NEW YORK – Just after she turned 70, Leslie Botts became a lifeguard.
Botts, a longtime swimmer from Austin, Texas, was looking for a way to stay active while supplementing her income. After retiring in 2007 from her 30-year career as a special-education teacher, she taught yoga at a Caribbean resort for a year, then worked as a substitute high school teacher, making just over $10 an hour. But she was frustrated by the unpredictable hours and low pay.
So when a friend in his 60s started lifeguarding last summer, she considered yet another change.
“I thought, ‘What the heck, I love the water, so I’ll give it a try,’” said Botts, who now makes nearly $14 an hour working at Austin’s pools.
Across the country, older adults and retirees are stepping up to the lifeguard chair – a job that historically has been a rite of passage for high-schoolers and college students. But the teen summer job is drying up as extracurricular commitments and internships eat into summer breaks. Fewer teens are seeking jobs – 35 percent of 16- to 19-year-olds are currently working, down from 52 percent in 1998, according to the Bureau of Labor Statistics.
Parks departments, hotels and country clubs say the shortage in teen workers is especially pronounced this summer, as a tight labor market and changing immigration policies have made it difficult to fill the country’s 150,000 lifeguarding jobs. At the same time, retirees are looking for part-time work to make ends meet.
“There’s been an ‘age twist,’” said Paul Harrington, a professor of labor markets at Drexel University in Philadelphia. “There’s this idea out there among teens that work isn’t such a cool thing anymore – and so who’s replacing them in the workforce? Older Americans, 55 and up.”
Lifeguarding isn’t seen as being as sexy or as glamorous as it once was.
“Back when ‘Baywatch’ was on the air, we had so many applicants that we had to turn people away,” said B.J. Fisher, a spokesman for the American Lifeguard Association.
As a result, the organization is recruiting senior citizens – the oldest of whom is 86 – to make up for a lack of younger applicants. Pools and beach clubs across the country are also raising wages and lowering the physical requirements to attract more applicants.
“We’re starting to think outside the box: baby boomers, seniors, retired lawyers and accountants,” said Fisher, who, at 61, has been a certified lifeguard most of his life. “Employers are starting to look internally, too: Maybe that custodian who swims laps after work can get certified.”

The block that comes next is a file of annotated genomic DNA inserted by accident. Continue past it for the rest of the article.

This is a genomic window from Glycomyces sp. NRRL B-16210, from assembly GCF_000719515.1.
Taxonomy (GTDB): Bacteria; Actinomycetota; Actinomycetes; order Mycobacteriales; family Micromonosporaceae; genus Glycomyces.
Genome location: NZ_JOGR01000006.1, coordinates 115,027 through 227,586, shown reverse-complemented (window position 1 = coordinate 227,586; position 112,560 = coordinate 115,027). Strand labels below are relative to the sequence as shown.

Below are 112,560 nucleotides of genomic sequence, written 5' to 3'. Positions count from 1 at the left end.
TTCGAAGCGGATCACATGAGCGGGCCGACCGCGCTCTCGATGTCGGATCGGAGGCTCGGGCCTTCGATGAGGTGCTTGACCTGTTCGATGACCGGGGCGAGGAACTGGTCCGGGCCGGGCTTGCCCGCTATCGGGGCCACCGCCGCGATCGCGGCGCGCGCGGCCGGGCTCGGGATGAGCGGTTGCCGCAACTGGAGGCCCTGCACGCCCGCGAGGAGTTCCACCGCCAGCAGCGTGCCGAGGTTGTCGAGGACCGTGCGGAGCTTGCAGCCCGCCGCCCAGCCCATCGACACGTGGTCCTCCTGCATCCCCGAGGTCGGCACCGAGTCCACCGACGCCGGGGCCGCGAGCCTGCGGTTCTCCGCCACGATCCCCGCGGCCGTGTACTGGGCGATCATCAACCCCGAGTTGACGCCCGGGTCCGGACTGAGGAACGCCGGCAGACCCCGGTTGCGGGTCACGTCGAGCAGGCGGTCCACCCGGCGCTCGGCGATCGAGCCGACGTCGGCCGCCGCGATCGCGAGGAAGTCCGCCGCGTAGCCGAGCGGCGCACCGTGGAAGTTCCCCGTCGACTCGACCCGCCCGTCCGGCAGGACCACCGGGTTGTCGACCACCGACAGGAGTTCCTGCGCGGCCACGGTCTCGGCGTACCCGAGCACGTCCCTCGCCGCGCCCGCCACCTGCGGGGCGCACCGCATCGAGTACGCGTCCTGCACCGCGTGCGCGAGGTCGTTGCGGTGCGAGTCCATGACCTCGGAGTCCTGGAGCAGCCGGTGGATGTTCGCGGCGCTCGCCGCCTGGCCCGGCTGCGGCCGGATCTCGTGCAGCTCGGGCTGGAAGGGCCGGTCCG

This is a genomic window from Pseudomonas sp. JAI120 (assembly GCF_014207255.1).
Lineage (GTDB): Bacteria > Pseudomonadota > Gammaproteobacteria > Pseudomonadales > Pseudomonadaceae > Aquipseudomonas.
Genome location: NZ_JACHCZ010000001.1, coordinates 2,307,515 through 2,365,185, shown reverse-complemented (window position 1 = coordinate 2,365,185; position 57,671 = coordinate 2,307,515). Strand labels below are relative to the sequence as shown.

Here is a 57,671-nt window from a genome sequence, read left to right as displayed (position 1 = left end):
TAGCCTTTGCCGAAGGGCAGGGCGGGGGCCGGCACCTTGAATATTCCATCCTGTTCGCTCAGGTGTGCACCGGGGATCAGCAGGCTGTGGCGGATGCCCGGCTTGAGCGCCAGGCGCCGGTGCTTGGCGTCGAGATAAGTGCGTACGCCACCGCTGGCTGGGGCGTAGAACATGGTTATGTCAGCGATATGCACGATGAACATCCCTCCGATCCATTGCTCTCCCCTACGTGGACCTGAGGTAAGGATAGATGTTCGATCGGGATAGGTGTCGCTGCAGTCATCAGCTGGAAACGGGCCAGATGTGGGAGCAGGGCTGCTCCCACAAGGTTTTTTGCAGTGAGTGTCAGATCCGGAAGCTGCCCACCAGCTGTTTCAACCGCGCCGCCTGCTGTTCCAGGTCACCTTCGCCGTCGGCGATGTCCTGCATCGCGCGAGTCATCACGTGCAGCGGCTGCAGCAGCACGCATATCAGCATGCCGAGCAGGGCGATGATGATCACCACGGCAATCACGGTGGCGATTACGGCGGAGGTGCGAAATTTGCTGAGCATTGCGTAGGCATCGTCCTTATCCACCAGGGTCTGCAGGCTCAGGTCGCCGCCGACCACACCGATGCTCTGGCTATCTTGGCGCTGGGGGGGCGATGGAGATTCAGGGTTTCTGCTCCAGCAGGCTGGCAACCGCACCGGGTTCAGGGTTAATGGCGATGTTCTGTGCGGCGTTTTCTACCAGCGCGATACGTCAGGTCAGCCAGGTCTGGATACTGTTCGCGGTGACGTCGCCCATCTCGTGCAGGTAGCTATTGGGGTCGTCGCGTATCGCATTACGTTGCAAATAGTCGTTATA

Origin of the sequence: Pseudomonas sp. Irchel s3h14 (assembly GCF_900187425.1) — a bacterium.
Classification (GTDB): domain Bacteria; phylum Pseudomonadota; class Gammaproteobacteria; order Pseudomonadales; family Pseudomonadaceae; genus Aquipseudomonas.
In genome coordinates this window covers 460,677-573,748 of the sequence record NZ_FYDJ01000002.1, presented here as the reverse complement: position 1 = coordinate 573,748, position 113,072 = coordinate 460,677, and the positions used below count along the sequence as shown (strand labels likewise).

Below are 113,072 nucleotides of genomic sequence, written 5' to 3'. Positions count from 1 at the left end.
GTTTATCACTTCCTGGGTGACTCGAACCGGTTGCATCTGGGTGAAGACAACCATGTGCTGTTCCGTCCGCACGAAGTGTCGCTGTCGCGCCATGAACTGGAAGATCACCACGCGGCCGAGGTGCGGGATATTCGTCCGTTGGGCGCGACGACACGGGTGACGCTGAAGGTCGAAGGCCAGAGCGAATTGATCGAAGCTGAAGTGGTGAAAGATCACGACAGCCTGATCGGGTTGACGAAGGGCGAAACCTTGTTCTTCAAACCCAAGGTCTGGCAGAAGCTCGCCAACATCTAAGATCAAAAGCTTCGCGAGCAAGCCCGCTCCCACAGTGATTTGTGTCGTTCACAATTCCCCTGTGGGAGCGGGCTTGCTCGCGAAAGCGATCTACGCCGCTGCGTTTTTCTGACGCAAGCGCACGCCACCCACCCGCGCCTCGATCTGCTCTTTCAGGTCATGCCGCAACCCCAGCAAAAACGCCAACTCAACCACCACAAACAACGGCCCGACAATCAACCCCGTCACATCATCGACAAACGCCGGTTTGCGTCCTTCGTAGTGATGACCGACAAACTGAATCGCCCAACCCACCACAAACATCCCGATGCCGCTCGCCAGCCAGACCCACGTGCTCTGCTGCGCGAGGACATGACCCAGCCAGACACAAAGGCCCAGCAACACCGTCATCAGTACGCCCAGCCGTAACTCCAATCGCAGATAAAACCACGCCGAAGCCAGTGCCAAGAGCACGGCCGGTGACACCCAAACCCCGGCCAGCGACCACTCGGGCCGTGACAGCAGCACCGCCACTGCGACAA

At Lake Shore Country Club in Erie, Pennsylvania, swim coaches and teachers double as lifeguards. San Diego is looking to retired members of the military to watch over its pools. This year, Wisconsin Gov. Scott Walker began allowing 15-year-olds to sign up as lifeguards, a year younger than the previous age requirement.
And in Austin, where just 644 of 750 lifeguarding slots have been filled so far this summer, city officials are recruiting older workers by placing ads in newspapers, employee retirement guides and utility bills.
“People say nobody gets paper bills anymore, and I say, ‘My mom does’ – and that’s who we’re trying to reach,” said Jodi Jay, aquatics division manager for the city’s parks department.
Botts, who trained for months to pass the lifeguarding certification test, says managers have told her that they prefer older employees because they tend to be reliable. Plus they can drive themselves to work. These days, she says, they’re happy to have any worker they can get.
During Memorial Day weekend, the city was so short-staffed that instead of getting a break every 20 minutes, Botts worked for an hour at a time with five-minute breaks. Noticeably missing from the workforce, she says, are younger workers who return year after year.
“Practically every shift I work, we are short employees,” Botts said. “You look around and think, ‘Why isn’t anybody else working here?’”
In South Dakota, where the unemployment rate is 3.3 percent, Jean Pearson splits full-time lifeguarding jobs into part-time gigs that can more easily fit into workers’ schedules. But even when Pearson can recruit teenagers, she says, school schedules make it almost impossible for them to commit to a full season, from Memorial Day to Labor Day.
“It’s been extremely tough,” said Pearson, a program coordinator for Sioux Falls Parks and Recreation. “We used to be able to keep lifeguards for three or four years. Now we’re competing with every other employer in town.”
Pearson has expanded her search to local college students and retirees who frequent the city’s pools.
Meanwhile, Austin city officials now recruit from high schools, targeting students who may not even know how to swim. The city has pulled in 200 teens in two years for a semester of free swim classes and lifeguard training – along with guaranteed jobs that pay nearly double the minimum wage – in exchange for school credit. But Jay says it’s still a challenge to keep them coming back.
“High school students are thinking about two-a-day football practice or drill team,” she said. “Convincing them to stay committed has become almost impossible.”
When lifeguards said ice-cold drinking water would keep them coming back, the city began delivering coolers of it to its 51 pools each morning. “It’s the little things that can help make this job more appealing,” Jay said.
Happy Swimmers USA, a Los Angeles, California-based company that trains lifeguards for a number of pools, including the U.S. House of Representatives health club, pays $24 an hour. Even so, the number of young applicants is “shrinking substantially,” according to owner Jenn Tyler.
“Students in today’s world can’t afford to have a casual summer job and instead opt for corporate internships to pay for student debt,” she said.